Common Possible Diseases & Prevention

These blennies are typically very hardy, but they’re still susceptible to various saltwater diseases and health concerns. Many common issues are brought on by stress, inconsistent water quality or acclimation problems. For example, marine ich will present as small white dots on your fish while the similar marine velvet can cause respiratory distress.

Keep an eye out for inflamed gills, bloating, lethargy, unusual spots or brown or dusty residue. New tank syndrome can manifest as discolored skin or fins, lack of appetite, listlessness and gasping at the surface. Prolonged stress on your fish will eventually lead to death.

Author Note: You can easily prevent common diseases by making sure your tank is fully cycled before adding any fish. Cleaner species like Skunk Cleaner Shrimp or Longfin Bannerfish will remove dead tissue and external parasites that could potentially worsen your water quality.

Don’t forget to complete water quality checks weekly and regularly replace your water. Depending on the size of your aquarium, you may need to change about 25% of your water every two to four weeks.

Food & Diet

The Midas Blenny is an omnivore who loves eating predominantly plant-based foods like plankton and algae. They should be fed between two to three times a day with chopped clams/mussels, mysid shrimp, brine shrimp and spirulina-enriched frozen varieties. Be prepared for your new blenny to be a quick and active eater that nabs everything it can. Pay special attention to the rest of your fish to ensure they’re receiving enough.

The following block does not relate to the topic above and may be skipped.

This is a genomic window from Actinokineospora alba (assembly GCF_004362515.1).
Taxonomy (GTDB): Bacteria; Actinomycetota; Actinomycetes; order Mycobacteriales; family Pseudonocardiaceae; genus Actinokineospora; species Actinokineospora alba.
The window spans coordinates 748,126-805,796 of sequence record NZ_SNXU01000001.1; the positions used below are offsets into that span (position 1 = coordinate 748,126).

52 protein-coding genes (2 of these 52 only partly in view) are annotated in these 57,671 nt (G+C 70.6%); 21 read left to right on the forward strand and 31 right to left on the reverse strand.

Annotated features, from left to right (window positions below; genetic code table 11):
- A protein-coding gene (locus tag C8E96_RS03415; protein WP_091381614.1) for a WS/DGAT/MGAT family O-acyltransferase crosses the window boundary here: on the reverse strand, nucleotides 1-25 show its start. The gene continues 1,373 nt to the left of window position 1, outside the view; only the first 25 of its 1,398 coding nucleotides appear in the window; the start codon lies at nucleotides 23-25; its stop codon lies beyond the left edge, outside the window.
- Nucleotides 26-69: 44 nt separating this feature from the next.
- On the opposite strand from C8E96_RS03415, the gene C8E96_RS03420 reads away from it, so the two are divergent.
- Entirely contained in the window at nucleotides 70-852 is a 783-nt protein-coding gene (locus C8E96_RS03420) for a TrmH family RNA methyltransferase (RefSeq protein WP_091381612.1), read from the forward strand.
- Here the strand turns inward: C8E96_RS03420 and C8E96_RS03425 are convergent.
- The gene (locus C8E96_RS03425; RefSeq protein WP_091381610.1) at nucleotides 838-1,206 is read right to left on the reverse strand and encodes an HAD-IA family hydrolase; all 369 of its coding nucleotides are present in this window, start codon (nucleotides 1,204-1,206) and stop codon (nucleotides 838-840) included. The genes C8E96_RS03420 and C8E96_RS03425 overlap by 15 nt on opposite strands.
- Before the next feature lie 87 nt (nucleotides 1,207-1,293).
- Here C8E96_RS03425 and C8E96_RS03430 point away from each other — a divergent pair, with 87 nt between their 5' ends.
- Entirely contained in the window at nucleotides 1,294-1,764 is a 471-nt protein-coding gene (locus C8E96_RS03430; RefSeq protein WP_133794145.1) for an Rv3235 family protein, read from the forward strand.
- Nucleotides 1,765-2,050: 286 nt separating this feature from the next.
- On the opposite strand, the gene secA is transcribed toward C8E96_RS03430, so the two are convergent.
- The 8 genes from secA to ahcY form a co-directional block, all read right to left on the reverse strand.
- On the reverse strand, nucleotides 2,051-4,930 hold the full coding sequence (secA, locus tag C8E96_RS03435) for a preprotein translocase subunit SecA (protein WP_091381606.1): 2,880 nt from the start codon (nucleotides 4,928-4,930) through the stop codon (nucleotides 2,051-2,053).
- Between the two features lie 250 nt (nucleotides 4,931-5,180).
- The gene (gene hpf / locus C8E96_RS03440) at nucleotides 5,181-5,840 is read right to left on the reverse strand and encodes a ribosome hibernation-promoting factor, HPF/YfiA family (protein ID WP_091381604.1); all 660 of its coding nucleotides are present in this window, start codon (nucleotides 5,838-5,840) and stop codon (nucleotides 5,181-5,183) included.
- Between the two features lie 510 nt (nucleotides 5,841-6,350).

Behavior & Temperament

Midas Blennies are generally peaceful and friendly fish. Since they don’t have a swim bladder, they tend to hop around the rocks and live structures at the bottom. When they venture out into the open, their rear halves will droop and they’ll move in a ribbon pattern. Their swim method allows them to easily escape into a hiding spot if threatened.

You may even catch your blenny moving backward into its hiding hole. They leave their heads out to catch any floating food as well as watch for predators. These fish will join schools in the tank, but they won’t form any of their own with others of their kind.

Midas Blenny Tank Mates & Predators

The Midas Blenny’s vibrant color and energetic swimming style often make timid fish feel more confident. Blennies do well in community tanks and don’t usually start fights unless the space is too small. They’re incredibly aggressive toward other blennies. It’s not recommended to keep more than one of these species in a single tank as they may fight over resources and territory.